CAMDEN — Anyone wishing to view the Camden Heritage Museum’s offerings of old photographs, newspaper articles and genealogical materials will soon be able to do so online.

Officials with the N.C. Digital Heritage Center worked with Camden County Librarian Kim Perry and the Heritage Museum’s volunteer staff to digitize dozens of historical materials during an Aug. 31 visit to Camden, according to a press release.

The materials will be available online at the NC Digital Heritage Center’s website, www.DigitalNC.com, in 4-6 weeks, mostly likely by the end of October, said Sarah Hill, Dismal Swamp Canal Visitors Center director and a member of the Camden Tourism Authority.

The NC Digital Heritage Center is a statewide digitization and digital publishing program at the University of North Carolina’s Wilson Special Collections Library in Chapel Hill. The center works with libraries, archives, museums, historic sites and others to scan, describe, and publish historical materials online, which in turn increases access to its collections. The program is supported by the State Library of North Carolina with funds from the Institute of Museum and Library Services and the UNC-Chapel Hill University Library.

Lisa Gregory, the Digital Heritage Center program coordinator, along with Ashlie Brewer, a digitization technician and Kristen Merryman, digital projects librarian, met with Perry and Camden Heritage Museum volunteers Brian Forehand, Alex Leary and Sandra Leary to scan historical materials at no charge to the county.

According to Hill, materials the group scanned included ledgers from stores in Camden dating back to the 1860s and 1870s, ledgers from the Camden Pecan Farm from 1910, county voter lists from the early 1900s, and a literacy test from the 1940s that was used to determine eligibility to vote.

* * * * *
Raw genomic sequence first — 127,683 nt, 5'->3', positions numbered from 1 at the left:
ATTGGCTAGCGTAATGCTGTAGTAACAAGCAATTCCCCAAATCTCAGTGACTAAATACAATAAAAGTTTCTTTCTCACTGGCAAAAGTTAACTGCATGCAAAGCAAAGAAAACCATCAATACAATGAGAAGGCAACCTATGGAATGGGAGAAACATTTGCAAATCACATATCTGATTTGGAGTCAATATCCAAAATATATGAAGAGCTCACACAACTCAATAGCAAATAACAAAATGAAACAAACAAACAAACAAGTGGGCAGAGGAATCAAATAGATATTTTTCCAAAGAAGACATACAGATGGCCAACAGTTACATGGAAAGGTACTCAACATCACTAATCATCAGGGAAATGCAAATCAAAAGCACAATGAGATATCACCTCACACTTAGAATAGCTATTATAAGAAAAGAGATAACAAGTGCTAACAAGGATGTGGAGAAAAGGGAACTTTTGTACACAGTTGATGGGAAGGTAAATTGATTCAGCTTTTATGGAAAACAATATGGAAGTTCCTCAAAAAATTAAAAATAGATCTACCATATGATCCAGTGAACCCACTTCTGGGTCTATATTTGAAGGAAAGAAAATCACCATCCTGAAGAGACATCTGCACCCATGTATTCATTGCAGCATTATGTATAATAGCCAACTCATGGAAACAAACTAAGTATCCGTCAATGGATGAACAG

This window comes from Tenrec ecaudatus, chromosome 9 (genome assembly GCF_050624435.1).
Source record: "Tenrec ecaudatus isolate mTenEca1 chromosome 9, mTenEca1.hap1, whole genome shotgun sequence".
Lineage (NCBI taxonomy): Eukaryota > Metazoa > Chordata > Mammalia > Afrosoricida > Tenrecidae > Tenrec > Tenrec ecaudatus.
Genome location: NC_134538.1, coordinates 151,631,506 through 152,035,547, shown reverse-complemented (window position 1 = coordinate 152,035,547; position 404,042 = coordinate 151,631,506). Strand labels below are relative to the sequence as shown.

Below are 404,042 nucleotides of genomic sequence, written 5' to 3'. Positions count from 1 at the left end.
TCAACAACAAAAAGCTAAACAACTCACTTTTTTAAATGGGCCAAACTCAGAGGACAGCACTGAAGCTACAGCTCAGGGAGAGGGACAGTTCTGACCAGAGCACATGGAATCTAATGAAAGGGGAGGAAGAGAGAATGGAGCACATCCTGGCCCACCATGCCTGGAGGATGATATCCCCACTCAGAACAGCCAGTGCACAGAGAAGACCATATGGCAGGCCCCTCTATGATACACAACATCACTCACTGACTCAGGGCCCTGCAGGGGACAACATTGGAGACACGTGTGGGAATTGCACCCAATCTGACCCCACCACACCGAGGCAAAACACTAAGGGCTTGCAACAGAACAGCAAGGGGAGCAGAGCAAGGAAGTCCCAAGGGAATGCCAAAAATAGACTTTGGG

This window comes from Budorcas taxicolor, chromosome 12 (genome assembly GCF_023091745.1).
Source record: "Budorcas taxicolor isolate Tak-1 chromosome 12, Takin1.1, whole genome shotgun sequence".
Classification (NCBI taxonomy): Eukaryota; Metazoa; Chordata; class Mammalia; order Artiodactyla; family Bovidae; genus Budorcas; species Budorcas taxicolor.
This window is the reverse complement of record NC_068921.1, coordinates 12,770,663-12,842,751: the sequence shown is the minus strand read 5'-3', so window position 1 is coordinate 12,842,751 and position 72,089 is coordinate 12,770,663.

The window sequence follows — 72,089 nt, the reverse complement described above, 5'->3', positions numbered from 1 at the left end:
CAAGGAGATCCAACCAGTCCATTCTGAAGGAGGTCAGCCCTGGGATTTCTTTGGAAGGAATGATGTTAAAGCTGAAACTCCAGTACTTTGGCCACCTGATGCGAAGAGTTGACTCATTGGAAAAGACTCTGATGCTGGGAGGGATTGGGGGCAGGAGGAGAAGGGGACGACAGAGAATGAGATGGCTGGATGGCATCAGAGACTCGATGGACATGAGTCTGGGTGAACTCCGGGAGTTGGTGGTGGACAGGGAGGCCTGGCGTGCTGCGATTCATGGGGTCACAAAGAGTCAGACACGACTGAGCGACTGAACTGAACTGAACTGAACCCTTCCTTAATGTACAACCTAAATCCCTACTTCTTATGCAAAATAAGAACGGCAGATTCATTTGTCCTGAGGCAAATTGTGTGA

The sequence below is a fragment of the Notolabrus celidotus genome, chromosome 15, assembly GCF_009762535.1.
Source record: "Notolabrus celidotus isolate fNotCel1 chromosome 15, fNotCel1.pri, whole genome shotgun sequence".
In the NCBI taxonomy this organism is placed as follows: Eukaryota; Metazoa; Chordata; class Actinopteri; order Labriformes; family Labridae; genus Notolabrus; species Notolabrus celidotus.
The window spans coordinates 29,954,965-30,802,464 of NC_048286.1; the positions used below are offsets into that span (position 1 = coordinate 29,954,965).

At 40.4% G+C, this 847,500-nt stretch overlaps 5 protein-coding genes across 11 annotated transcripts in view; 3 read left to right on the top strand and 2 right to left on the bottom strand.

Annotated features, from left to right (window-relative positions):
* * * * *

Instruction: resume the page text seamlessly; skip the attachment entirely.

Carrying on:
The group also scanned family photographs that have been submitted to the museum and post cards from the 1890s of the Dismal Swamp Canal and the rebuilding of the canal’s locks.


“We are appreciative and excited to work with the NC Digital Heritage Center to provide greater access to Camden County’s heritage,” Forehand said in the release. “This is a wonderful resource for Camden County and for those interested in history or genealogy.”

Timothy Owens, state librarian, and Elaine Westbrooks, vice provost for University Libraries and university librarian at UNC-Chapel Hill, also visited the Camden Heritage Museum later in the day to celebrate Camden County becoming the 100th North Carolina county to partner with the NC Digital Heritage Center.

According to Hill, the Digital Heritage Center reached out to Camden officials in 2019 about getting county materials digitized. Those plans were put on hold, however, after the COVID-19 pandemic hit in early 2020.

After Camden’s materials are fully loaded on the Digital Heritage Center’s site, visitors can view materials from all 100 North Carolina counties. Materials are categorized by county.

“We are just really excited to have Camden’s historical materials on the center’s website,” Hill said. “We’re also appreciative to them for reaching out to us. This is a great resource for anyone interested in history or genealogy.”

The Camden Heritage Museum and Historic Jail are open Saturdays from 10 a.m. to 3 p.m. and for private/group tours by appointment. For more information, call (252)771-8333 or visit camdenmuseum1777@gmail.com.